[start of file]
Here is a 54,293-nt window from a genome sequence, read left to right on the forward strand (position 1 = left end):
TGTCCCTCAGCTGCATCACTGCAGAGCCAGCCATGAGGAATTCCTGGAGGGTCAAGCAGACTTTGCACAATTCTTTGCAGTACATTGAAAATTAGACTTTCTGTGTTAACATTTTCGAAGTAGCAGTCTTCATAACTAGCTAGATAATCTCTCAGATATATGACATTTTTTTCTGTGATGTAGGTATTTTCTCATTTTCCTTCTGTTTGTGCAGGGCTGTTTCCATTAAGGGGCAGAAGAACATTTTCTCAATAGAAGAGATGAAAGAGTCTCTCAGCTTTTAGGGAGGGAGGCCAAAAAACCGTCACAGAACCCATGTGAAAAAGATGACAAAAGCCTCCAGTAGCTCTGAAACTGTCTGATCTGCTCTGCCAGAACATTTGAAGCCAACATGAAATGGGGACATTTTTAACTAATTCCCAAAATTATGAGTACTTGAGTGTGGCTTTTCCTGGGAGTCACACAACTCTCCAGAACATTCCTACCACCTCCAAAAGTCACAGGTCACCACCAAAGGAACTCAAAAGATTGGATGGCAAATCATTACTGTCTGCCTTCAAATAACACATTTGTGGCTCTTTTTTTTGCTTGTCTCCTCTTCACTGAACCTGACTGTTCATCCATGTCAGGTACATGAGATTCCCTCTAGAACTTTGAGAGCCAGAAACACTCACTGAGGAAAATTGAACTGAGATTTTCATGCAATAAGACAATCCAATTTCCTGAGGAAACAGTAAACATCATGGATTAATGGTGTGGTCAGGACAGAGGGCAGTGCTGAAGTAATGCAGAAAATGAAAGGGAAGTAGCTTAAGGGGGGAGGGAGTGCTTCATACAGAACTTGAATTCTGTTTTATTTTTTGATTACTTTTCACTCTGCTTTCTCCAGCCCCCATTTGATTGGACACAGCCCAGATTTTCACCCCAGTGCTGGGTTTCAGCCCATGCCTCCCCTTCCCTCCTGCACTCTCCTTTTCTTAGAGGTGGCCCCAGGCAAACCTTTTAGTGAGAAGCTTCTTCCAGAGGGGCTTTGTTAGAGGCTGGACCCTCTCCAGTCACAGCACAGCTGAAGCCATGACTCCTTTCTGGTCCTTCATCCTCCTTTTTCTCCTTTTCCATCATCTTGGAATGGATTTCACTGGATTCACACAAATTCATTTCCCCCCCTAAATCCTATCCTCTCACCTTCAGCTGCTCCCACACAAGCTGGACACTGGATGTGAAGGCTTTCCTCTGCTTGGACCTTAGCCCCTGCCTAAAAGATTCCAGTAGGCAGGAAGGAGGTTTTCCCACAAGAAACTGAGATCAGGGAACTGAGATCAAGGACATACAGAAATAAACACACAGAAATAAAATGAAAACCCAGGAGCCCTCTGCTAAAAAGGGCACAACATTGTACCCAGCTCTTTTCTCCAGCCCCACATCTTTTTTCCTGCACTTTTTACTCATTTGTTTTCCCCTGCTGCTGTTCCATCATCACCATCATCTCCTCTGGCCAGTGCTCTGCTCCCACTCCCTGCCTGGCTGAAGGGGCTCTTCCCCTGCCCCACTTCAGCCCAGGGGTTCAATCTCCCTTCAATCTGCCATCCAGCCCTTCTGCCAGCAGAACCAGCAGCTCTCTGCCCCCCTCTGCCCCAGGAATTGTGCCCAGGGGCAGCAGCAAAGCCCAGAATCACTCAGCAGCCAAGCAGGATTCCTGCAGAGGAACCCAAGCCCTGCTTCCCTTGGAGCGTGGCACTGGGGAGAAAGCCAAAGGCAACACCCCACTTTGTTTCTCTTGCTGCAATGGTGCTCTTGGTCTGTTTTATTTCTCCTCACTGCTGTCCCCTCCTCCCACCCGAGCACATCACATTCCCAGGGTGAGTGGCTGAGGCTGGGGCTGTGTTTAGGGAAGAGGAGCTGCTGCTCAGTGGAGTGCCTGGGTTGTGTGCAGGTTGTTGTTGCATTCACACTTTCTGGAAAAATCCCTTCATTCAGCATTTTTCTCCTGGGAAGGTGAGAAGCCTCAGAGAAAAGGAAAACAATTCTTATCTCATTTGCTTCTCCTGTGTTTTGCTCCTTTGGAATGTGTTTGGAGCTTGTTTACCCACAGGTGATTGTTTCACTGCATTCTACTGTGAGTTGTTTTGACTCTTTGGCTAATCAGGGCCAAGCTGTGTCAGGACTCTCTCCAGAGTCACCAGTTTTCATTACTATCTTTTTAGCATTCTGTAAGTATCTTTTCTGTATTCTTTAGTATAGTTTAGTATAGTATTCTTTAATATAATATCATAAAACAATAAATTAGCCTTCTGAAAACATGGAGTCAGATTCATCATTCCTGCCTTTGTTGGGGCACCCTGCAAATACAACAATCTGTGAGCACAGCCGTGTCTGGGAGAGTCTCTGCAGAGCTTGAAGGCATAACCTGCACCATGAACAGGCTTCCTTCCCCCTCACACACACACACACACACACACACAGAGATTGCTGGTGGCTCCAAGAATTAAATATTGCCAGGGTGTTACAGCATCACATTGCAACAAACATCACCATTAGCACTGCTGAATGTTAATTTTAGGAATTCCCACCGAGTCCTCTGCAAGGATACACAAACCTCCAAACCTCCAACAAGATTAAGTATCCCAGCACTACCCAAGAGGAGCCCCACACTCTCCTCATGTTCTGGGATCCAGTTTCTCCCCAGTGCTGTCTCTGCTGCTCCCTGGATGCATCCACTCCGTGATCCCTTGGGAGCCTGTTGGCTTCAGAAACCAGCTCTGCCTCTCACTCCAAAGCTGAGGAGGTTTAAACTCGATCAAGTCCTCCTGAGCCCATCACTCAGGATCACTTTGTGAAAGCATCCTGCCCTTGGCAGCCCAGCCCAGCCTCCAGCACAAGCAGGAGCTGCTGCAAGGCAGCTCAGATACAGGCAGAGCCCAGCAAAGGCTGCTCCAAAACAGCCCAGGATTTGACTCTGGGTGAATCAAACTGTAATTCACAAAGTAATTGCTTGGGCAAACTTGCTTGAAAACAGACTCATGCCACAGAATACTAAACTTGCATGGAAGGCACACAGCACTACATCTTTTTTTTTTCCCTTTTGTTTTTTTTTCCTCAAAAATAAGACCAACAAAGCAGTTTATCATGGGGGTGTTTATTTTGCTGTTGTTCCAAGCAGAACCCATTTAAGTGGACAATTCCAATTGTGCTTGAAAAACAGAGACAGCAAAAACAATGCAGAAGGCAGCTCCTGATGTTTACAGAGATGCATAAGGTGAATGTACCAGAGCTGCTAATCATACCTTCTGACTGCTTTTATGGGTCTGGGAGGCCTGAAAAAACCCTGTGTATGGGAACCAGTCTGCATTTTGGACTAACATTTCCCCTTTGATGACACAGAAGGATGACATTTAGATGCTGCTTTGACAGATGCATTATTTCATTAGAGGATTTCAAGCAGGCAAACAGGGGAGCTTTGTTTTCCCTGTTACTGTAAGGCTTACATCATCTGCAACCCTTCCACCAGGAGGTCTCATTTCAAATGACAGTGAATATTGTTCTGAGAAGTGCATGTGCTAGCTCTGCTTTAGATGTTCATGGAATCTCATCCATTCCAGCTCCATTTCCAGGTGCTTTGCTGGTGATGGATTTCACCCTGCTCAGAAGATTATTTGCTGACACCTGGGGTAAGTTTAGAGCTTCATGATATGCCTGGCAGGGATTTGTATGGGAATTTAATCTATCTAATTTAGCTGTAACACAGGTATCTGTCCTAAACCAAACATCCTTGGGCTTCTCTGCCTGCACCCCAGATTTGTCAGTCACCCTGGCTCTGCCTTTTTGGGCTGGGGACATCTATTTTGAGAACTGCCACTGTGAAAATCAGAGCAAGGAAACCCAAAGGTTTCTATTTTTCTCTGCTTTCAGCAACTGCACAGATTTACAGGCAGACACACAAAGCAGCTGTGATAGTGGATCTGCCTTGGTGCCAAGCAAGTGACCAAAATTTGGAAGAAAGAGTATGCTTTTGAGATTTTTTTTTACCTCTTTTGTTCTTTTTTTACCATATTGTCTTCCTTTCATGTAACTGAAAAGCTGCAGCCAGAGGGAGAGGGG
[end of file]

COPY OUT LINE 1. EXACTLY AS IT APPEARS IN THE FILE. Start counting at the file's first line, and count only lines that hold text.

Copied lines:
Here is a 54,293-nt window from a genome sequence, read left to right on the forward strand (position 1 = left end):